|For Immediate Release
November 4, 1999
Act Now To Protect Your Medical Privacy
Americans Have 60 Days to Comment on Proposed
Medical Privacy Rule
Washington, D.C.-On November 3, the Clinton administration
published its proposed rule that lays the groundwork
for creating a "unique health identifier" for every
American. "The first step is to promise privacy protections.
Then the administration plans to create a unique health
identifier for each and every American," said Sue Blevins,
president of the Institute for Health Freedom.
"President Clinton is touting the new regulations,
saying they would give the American public a new 'right'
to medical privacy," states Blevins. "However, the Department
of Health and Human Services acknowledges -- in its
summary of the proposed rule -- that there is no statutory
authority for a private right of action for individuals
to enforce their privacy rights." In other words, the
public is being told they have a new right to privacy
when, in fact, they can't sue or bring a private course
of action for damages caused by a breach of confidentiality,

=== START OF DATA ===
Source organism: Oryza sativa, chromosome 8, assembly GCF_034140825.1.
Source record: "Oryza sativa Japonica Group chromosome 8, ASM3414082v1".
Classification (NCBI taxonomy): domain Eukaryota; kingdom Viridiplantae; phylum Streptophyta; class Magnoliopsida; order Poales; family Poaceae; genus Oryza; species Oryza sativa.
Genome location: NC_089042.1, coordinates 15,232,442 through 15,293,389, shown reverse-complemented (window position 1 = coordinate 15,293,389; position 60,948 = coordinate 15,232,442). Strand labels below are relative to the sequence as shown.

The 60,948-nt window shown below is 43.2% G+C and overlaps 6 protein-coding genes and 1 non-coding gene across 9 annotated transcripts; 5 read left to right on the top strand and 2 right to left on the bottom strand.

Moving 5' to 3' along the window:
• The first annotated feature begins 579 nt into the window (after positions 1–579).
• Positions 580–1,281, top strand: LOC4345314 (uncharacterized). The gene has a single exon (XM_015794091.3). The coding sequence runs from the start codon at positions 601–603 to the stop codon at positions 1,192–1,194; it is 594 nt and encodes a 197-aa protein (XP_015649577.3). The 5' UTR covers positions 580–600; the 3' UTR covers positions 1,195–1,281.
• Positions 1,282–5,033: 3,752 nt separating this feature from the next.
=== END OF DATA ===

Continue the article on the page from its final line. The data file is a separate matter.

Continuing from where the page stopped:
under the rule.
"The American public deserves honest reporting on
this very important issue," stresses Blevins. "The President
is using doublespeak and is playing politics with medical
privacy." In fact, if implemented, the proposed rule
will give many people access -- through electronic databases
-- to patients' medical information without first obtaining
The proposed rule would also permit public health
officials to collect individually identifiable information
-- including genetic information -- without consent,
if such collection is used for public health activities,
a term which is broadly defined.
The American public has 60 days to comment on the
proposed rule. The rule was published in the Federal
Register, Wednesday, November 3, 1999 (Vol. 64, No.
212, pages 59917-60066, 149 pages total). This information
can be viewed online at:
You can send comments at the following Website:
Note: The Institute for Health Freedom (IHF)
will review the regulations and publish its analysis
next week. IHF will post its comments at our Website
# # #
The public is being told they have a new right to
medical privacy when, in fact, they can't sue or
bring a private course of action for damages caused
by a breach of confidentiality, under the rule.